Updated Wed, Apr 23, 2014 3:25 pm
Last year, Ohio Governor John Kasich vowed to fix the state’s unconstitutional public education system, a problem that has plagued the state for 15 years.
In a speech to a collection of Ohio school superintendents in January 2013, he outlined his plan to reform the system of public school funding with the promise that, “If you’re poor, you’re going to get more. If you’re rich, you’re going to get less.”
As it turns out, that’s a lot easier said than done.
Public education funding was deemed unconstitutional because the funding formula for public education – primarily state funding, local property taxes, and levies – did not translate to universal education, but localized funding primarily in wealthier urban areas, while poorer rural areas were left to do more with less.
State Representative Debbie Phillips (D-92nd) has some of the poorest schools in her Southeast Ohio district, including Athens, Meigs, and Trimble counties.
“The poorest counties in the state are actually being cut, pretty dramatically. So when that came out, there were superintendents saying they’d been lied to.”
It all began in 1991 with DeRolph v. State of Ohio, where the complaint of the inequality of education funding in Ohio was first filed in the Perry County Court of Common Pleas.
In 1997, the Ohio Supreme Court ruled in the case. The opinion of the court stated that Ohio “fails to provide for a thorough and efficient system of common schools” as required by the Ohio Constitution. The court directed the state to find a remedy.
“And they basically ruled that the quality of a child’s education should not be decided by where they live, explained Rep. Phillips. “That the system was over reliant on local property taxes setting up really huge disparities in the opportunities available to the students.”
Micah Covert is the President of the Board of Education for Nelsonville-York Schools and works at the Rocky Mountain Company in Nelsonville.
“It’s one of the great injustices of our time,” Covert lamented. “I wouldn’t call it a civil rights issue, but on the one hand it is very unfair and I just don’t understand why this part of the state is not treated the same as other parts of the state.”
In Ohio, public education is funded through local property taxes, state funding, and levies. While Athens County has the benefits of Ohio University through student and faculty residences, Athens City Schools Associate Superintendent Tom Gibbs explained that it isn’t far outside of Athens where there is extreme poverty. This is based on how much families make, how much their properties are worth, and how much they can raise in levies.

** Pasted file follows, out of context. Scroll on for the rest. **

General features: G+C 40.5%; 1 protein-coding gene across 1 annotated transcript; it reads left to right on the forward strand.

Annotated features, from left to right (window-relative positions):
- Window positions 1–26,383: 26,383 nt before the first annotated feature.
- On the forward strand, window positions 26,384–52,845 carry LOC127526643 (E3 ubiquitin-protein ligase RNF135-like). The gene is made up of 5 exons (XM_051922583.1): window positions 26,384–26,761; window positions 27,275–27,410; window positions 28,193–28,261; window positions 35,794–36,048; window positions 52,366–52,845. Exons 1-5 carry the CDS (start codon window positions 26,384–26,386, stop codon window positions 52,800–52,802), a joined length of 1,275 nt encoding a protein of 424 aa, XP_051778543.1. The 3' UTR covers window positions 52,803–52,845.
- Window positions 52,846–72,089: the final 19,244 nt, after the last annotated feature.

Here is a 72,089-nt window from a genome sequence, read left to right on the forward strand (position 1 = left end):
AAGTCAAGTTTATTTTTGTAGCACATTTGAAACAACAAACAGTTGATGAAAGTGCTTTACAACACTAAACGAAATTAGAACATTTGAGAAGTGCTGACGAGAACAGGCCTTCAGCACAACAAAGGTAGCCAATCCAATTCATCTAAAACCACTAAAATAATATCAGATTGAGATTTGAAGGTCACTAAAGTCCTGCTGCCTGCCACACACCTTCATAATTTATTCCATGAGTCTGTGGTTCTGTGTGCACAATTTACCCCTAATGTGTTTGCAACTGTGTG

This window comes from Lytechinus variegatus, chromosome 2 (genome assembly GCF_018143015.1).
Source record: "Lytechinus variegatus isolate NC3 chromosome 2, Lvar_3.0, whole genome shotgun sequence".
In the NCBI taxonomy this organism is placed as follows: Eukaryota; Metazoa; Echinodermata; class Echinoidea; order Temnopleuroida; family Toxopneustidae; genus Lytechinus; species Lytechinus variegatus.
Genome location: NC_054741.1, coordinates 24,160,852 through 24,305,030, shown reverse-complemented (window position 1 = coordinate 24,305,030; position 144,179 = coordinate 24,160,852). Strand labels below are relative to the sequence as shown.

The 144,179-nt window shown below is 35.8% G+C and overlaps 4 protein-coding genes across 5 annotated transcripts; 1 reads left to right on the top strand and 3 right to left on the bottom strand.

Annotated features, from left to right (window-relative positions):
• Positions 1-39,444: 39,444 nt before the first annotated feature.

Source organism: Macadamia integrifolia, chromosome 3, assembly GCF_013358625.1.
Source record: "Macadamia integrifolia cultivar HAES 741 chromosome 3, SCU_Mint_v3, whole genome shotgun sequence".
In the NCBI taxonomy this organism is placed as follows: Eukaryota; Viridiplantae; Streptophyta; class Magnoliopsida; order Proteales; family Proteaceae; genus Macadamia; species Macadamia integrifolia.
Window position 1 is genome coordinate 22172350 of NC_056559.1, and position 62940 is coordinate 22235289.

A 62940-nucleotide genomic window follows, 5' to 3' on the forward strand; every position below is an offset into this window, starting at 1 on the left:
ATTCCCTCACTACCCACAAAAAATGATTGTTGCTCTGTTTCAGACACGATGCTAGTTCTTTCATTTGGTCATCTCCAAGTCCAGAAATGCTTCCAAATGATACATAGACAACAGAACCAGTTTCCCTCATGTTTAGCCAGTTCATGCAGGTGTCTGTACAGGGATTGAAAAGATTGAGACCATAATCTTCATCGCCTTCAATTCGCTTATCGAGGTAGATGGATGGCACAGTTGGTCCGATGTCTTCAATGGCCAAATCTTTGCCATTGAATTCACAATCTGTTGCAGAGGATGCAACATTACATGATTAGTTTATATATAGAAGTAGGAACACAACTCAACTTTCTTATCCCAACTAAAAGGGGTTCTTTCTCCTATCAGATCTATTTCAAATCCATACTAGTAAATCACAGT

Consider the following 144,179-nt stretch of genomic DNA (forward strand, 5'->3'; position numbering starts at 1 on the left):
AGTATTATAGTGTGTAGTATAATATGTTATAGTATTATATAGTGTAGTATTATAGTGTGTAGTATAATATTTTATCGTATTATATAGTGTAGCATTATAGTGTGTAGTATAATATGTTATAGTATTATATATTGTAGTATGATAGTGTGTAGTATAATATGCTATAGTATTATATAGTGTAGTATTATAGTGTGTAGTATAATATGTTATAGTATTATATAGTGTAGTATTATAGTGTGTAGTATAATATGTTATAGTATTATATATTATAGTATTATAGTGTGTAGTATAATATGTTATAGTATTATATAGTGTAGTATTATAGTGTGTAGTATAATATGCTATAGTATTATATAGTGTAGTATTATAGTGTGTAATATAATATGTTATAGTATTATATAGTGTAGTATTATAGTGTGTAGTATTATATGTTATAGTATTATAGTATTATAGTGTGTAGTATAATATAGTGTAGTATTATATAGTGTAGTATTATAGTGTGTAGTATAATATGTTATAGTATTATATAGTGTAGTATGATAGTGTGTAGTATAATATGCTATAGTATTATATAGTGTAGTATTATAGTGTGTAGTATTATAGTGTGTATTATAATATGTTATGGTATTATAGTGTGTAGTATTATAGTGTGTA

However, as Covert and Trimble School Board President Erica North attest, there are problems with this formula.
“According to the way Gov. Kasich presented it, we should be getting more funding than the wealthier districts,” North said. “Unfortunately it hasn’t played out that way for us. We are looking at losing finances.”
A principle reason is that property evaluations in their counties and districts are markedly lower than others in the state. Simply, the property is not worth as much as urban real estate. Specifically for Nelsonville-York, Covert explains that a substantial part of it is also the Wayne National Forest, which is non-taxed federal property.
North faces similar fundraising obstacles for Trimble Local Schools.
“So, for us, if we put a one-mill levy out there and it’s approved it will generate approximately $40,000 for the district. In Athens City School district if they do a one-mill levy, they will raise $426,000 for their district.”
Trimble parent Eric Riley raised two children in the county’s school district. He knows firsthand how hard passing levies can be on the community.
“It even splits families,” Riley said, “because some people in the family are for it, some against it. I’ve experienced that. It’s hugely difficult; it’s just an economically depressed area.”
Gibbs agrees that levies are not a realistic way to maintain the quality of public education.
“This is a statewide issue that goes back to the fundamental funding formula,” he added. “While Gov. Kasich’s team proposed an idea that would address that flaw in the funding, I don’t see that happening adequately.”
What does the future hold? If nothing changes, then the schools will be forced to face financial emergency and deficit spending. And that is when talk of layoffs and cutting programs come to the table.
Covert says Nelsonville-York will face a negative balance after five years and North says their current five-year forecast places them as deficit spending in the third year.